BarCamp Boston 7
The BarCamp conferences are a weekend of peer-run workshops on the interaction of technology with human culture. Unlike most such conferences, BarCamp's workshops are scheduled mere minutes before it starts. Joey deVilla's blog post shows the process in action (at the previous year's conference) and generally conveyed the experience so vividly that when I arrived I felt like I was returning for the second or third time.
10:00 Plenary / Intro
What might sound like a lecture on technology and/or the history and culture of BarCamp was actually just a few minutes of organizational announcements, which was about all it took to get things going.
11:00 Introduction to the Heroic Path
I have a great interest in human personality and was wearing my human archetypes periodic table T-shirt, so I felt it would be appropriate to join this session. I sat in the back and was a bit unsure if I should contribute, not being an expert on the presenter's focus topic — but soon understood that it was okay and this conference was quite welcoming and amenable to audience contribution.
11:40 The New Job Search: Emphasis on social, Open Discussion
Lisa (@Lisa03755) had planned to do this session together. I planned to offer an introvert's counterpoint to her focus, which was inspired (at least in part) by Dorie Clark's HBR Blog article It's Not a Job Search, It's a Permanent Campaign.
The diversity of participants made for a great discussion, which went in many directions without getting off track or being over-dominated by any particular "side" in the debate. Many issues came up, with competing interests and no clear or simple answer for all. In particular:
- Most of us are being judged, perhaps more than we want or more than seems "ethical" or "fair", by our online identity and such things as our social network activity.
- The introverts, and to lesser extent the older generation, have never gotten into the habit of creating this "permanent record" and are left out of the opportunity created by this "new world order"
- Somewhat younger folks suffer from the negative repercussions of their younger postings of party life.
- Those who are younger still might be holding back entirely for fear of hurting their chances in an interview, thus missing out on the opportunity to use Facebook for its original intended purposes.
- In general, society is adjusting to the impact of new communications tools and the way that everyone with the energy and resources will use these tools, changing the rules of the game for almost everything we might want to do. This adjustment is seldom easy or comfortable.
A nice mix of novices and long-term experts discussing one of my favorite topics, how to make your own electronic gadgets. The Arduino system is seemingly equivalent to BASIC Stamp with which I was already familiar, but is gaining a lot of ground apparently due to its completely open-source nature and a faster, easier-to-program programming language.
The popular uno version the presenter demonstrated with is physically bigger than the typical BASIC Stamp but the nano is closer to what I'm used to. Both are programmed through USB and maintain their programming in flash memory with an auto-bootloader so your program comes to life when reconnecting the USB or a battery.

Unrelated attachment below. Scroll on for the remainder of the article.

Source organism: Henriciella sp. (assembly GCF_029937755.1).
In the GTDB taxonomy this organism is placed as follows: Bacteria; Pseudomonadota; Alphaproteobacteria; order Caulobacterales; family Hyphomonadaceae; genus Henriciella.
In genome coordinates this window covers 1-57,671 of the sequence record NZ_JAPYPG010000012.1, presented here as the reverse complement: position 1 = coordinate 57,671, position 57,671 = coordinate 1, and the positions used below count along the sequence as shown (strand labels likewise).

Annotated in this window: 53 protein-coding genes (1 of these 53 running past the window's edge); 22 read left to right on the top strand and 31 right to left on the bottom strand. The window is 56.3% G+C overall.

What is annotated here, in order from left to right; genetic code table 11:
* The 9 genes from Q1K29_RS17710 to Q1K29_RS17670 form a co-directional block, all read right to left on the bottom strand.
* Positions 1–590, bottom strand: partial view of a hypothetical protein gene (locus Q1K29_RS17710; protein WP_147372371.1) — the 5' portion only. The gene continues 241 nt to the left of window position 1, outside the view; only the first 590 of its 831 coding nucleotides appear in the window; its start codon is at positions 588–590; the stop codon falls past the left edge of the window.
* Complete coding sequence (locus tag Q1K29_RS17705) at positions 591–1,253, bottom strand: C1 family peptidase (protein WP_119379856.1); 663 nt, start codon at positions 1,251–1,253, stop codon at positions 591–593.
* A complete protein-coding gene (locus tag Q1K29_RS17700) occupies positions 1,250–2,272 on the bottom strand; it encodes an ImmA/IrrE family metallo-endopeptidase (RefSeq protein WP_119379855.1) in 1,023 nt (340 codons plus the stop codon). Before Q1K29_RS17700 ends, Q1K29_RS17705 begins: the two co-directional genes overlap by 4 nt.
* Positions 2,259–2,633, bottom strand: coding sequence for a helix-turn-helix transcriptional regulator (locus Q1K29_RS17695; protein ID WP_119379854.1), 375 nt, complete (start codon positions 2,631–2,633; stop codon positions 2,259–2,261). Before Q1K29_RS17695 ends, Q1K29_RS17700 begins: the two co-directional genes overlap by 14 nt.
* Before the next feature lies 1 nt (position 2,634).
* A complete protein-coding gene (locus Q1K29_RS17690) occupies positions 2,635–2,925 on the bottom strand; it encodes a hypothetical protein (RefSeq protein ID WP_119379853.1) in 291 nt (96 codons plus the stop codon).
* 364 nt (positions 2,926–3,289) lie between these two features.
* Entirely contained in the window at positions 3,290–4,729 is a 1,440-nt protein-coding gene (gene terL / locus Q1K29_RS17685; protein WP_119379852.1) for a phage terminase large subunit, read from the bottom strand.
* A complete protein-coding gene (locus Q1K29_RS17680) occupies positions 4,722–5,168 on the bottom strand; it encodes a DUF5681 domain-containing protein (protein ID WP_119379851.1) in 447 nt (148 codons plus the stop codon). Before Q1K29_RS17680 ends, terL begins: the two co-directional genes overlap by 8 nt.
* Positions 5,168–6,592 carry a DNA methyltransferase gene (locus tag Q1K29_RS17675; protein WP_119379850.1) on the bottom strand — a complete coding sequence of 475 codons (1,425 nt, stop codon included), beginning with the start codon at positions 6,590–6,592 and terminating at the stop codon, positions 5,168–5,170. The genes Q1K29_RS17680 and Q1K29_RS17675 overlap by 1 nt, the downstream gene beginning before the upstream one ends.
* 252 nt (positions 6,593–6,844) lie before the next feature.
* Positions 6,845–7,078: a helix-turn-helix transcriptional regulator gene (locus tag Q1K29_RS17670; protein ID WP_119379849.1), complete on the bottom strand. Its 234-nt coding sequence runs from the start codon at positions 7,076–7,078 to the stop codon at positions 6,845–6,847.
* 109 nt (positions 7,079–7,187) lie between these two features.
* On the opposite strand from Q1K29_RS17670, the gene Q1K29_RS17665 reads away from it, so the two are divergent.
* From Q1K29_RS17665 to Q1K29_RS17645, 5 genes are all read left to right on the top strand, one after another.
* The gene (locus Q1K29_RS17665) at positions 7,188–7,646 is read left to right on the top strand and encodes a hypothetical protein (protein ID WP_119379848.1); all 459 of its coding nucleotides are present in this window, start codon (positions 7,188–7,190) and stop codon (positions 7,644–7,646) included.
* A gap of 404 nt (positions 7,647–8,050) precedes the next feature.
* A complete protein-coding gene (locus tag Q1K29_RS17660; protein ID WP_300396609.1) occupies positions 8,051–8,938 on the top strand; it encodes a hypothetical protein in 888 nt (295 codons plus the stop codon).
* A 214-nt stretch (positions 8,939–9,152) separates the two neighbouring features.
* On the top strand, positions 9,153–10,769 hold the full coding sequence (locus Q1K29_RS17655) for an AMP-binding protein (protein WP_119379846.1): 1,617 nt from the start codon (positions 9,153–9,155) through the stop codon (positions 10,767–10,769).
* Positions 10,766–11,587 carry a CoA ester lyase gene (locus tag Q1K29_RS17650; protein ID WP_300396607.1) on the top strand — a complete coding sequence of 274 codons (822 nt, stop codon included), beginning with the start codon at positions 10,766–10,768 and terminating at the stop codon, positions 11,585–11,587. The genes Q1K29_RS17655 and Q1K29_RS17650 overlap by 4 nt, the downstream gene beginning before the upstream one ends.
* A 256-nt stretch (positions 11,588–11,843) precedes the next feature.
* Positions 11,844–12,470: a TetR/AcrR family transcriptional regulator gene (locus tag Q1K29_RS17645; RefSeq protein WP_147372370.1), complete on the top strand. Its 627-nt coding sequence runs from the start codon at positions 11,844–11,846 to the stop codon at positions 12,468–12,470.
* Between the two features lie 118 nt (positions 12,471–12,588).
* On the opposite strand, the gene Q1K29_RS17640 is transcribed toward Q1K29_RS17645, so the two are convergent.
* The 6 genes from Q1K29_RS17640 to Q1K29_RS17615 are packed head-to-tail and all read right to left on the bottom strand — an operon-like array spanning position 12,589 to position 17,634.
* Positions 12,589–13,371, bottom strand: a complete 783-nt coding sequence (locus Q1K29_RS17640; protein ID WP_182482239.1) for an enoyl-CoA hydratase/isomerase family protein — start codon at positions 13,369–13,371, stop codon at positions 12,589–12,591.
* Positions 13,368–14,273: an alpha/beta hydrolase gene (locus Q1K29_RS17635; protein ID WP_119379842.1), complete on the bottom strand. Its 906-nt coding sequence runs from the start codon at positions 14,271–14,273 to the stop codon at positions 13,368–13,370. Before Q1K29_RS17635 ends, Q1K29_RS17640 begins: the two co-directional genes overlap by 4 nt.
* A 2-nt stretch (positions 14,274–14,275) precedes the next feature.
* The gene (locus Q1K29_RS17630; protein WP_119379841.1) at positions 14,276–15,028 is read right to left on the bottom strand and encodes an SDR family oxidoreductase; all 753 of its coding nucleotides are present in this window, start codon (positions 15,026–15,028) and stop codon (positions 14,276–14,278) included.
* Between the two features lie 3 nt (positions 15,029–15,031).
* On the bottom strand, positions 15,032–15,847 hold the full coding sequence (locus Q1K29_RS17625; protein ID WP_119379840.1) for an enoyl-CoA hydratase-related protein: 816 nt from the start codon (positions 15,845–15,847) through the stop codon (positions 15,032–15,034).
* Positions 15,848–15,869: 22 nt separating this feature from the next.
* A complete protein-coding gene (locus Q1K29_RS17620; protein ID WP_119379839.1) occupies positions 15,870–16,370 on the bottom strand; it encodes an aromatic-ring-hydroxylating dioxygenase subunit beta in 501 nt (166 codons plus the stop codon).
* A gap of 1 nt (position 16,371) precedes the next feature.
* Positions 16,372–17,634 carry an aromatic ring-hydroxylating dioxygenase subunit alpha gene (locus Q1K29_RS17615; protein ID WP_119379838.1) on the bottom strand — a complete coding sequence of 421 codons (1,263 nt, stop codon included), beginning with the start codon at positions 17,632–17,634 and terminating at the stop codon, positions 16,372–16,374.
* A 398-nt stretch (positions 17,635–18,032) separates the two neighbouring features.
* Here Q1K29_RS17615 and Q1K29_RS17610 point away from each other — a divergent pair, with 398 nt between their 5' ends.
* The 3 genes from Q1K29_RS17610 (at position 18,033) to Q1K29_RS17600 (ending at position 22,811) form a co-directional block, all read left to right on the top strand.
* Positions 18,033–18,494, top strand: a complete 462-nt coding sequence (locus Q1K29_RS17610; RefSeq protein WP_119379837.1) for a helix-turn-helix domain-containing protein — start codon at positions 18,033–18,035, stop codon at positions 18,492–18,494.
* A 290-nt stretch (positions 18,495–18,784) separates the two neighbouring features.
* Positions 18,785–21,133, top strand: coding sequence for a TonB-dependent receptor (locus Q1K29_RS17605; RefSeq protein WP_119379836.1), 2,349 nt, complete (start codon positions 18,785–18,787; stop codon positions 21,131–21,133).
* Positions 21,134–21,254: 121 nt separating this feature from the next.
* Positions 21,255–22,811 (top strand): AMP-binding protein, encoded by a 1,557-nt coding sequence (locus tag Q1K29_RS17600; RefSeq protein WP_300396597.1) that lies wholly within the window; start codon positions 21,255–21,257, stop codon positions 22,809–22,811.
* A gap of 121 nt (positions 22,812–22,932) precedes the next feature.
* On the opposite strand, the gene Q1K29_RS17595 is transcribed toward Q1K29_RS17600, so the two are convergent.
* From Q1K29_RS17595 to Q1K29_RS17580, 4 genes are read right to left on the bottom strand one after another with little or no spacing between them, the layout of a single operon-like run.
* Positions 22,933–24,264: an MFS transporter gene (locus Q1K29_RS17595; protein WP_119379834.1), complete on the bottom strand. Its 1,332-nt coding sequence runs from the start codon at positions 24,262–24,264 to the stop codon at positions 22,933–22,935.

2:00 Dynamic Organic Pattern Formation (Reaction-Diffusion, Game of Life)
w/ @mrob_27 (me!)
Photo by @Lisa03755
I tried (without a projector, alas) to show off some of the cool things that we can do now with reaction-diffusion patterns. There are dozens of scientists making cool art and dozens of artists doing cool science without even trying.
These patterns require a lot of gigaflops to generate, and I recommend you don't try it unless you're using the graphics card (through something like Processing or Apple's Quartz Composer, see my screen savers) or are ready to do some hardcore High-performance computing programming in a language like C++. But there are programs like the new open-source Ready project and even online Java applets that let you get right into exploring.
I think this stuff has the potential to dethrone Conway's Game of Life as the ultimate demonstration of Artificial life via Emergence from basic physics. I led a session on this question the following day.
2:40 A KIM-1 for the 21st Century: Arduino? ARM? Linux? 7 Segment LEDs?
I was a little late but still felt able to participate in this discussion, which was more of a debate about the tradeoffs between complexity and versatility of competing approaches to hobbyist hardware hacking, and less of a how-to session.
In the days of the Kim-1 I read an article from The Futurist describing the dator, what we now know as the Internet-connected tablet device. I've now gotten so used to using dators that I didn't even notice the irony (or whatever) of what I had just done with a KIM-1 photo on an iPad.1
Throughout the two days of BarCamp I frequently found myself learning about the topic more quickly by using Google on the iPad than by listening to the discussion, and I wonder if it's like that now for students.
I was glad to be able to spend some time with folks who, like me, didn't know a hashtag from a mention, along with a few who could share ideas about innovative uses for Twitter and ways to make itconvenient and managable.
4:00 Intro Python
w/ Brian Olson
Just as the title sounds, this was a step-by-step tutorial on the basic language features of the interpreted programming language Python, suitable for anyone who had at least a little programming experience in any other language.